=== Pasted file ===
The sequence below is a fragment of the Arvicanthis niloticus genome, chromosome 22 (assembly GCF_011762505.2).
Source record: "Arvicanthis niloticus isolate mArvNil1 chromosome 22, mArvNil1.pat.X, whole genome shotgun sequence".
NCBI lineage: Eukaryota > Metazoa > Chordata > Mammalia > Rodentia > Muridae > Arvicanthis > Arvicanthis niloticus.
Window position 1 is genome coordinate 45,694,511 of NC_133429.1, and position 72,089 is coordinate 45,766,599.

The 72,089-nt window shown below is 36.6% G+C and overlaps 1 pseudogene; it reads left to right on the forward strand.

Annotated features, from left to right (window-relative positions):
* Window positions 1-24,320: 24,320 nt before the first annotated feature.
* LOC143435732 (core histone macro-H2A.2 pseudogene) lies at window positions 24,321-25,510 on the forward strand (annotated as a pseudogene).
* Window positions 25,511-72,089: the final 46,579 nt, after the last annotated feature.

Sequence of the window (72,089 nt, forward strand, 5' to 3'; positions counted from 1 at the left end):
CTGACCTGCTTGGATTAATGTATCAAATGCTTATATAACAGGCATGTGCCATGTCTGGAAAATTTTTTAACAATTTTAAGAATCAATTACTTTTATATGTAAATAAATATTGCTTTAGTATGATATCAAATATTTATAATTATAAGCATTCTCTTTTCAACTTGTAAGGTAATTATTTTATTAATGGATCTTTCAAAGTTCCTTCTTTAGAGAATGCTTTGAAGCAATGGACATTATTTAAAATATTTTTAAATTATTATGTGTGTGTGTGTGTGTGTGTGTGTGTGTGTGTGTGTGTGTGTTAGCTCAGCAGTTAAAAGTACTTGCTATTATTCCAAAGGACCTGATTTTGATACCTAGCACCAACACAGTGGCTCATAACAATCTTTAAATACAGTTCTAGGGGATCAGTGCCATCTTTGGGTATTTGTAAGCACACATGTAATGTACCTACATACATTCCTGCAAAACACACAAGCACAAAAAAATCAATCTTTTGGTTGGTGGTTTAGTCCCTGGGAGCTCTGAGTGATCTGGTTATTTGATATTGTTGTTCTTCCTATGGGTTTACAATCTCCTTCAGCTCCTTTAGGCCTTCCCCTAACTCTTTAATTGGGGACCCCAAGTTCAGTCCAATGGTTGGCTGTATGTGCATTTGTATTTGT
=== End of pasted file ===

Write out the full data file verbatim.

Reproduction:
The sequence below is a fragment of the Arvicanthis niloticus genome, chromosome 22 (assembly GCF_011762505.2).
Source record: "Arvicanthis niloticus isolate mArvNil1 chromosome 22, mArvNil1.pat.X, whole genome shotgun sequence".
NCBI lineage: Eukaryota > Metazoa > Chordata > Mammalia > Rodentia > Muridae > Arvicanthis > Arvicanthis niloticus.
Window position 1 is genome coordinate 45,694,511 of NC_133429.1, and position 72,089 is coordinate 45,766,599.

The 72,089-nt window shown below is 36.6% G+C and overlaps 1 pseudogene; it reads left to right on the forward strand.

Annotated features, from left to right (window-relative positions):
* Window positions 1-24,320: 24,320 nt before the first annotated feature.
* LOC143435732 (core histone macro-H2A.2 pseudogene) lies at window positions 24,321-25,510 on the forward strand (annotated as a pseudogene).
* Window positions 25,511-72,089: the final 46,579 nt, after the last annotated feature.

Sequence of the window (72,089 nt, forward strand, 5' to 3'; positions counted from 1 at the left end):
CTGACCTGCTTGGATTAATGTATCAAATGCTTATATAACAGGCATGTGCCATGTCTGGAAAATTTTTTAACAATTTTAAGAATCAATTACTTTTATATGTAAATAAATATTGCTTTAGTATGATATCAAATATTTATAATTATAAGCATTCTCTTTTCAACTTGTAAGGTAATTATTTTATTAATGGATCTTTCAAAGTTCCTTCTTTAGAGAATGCTTTGAAGCAATGGACATTATTTAAAATATTTTTAAATTATTATGTGTGTGTGTGTGTGTGTGTGTGTGTGTGTGTGTGTGTGTGTTAGCTCAGCAGTTAAAAGTACTTGCTATTATTCCAAAGGACCTGATTTTGATACCTAGCACCAACACAGTGGCTCATAACAATCTTTAAATACAGTTCTAGGGGATCAGTGCCATCTTTGGGTATTTGTAAGCACACATGTAATGTACCTACATACATTCCTGCAAAACACACAAGCACAAAAAAATCAATCTTTTGGTTGGTGGTTTAGTCCCTGGGAGCTCTGAGTGATCTGGTTATTTGATATTGTTGTTCTTCCTATGGGTTTACAATCTCCTTCAGCTCCTTTAGGCCTTCCCCTAACTCTTTAATTGGGGACCCCAAGTTCAGTCCAATGGTTGGCTGTATGTGCATTTGTATTTGT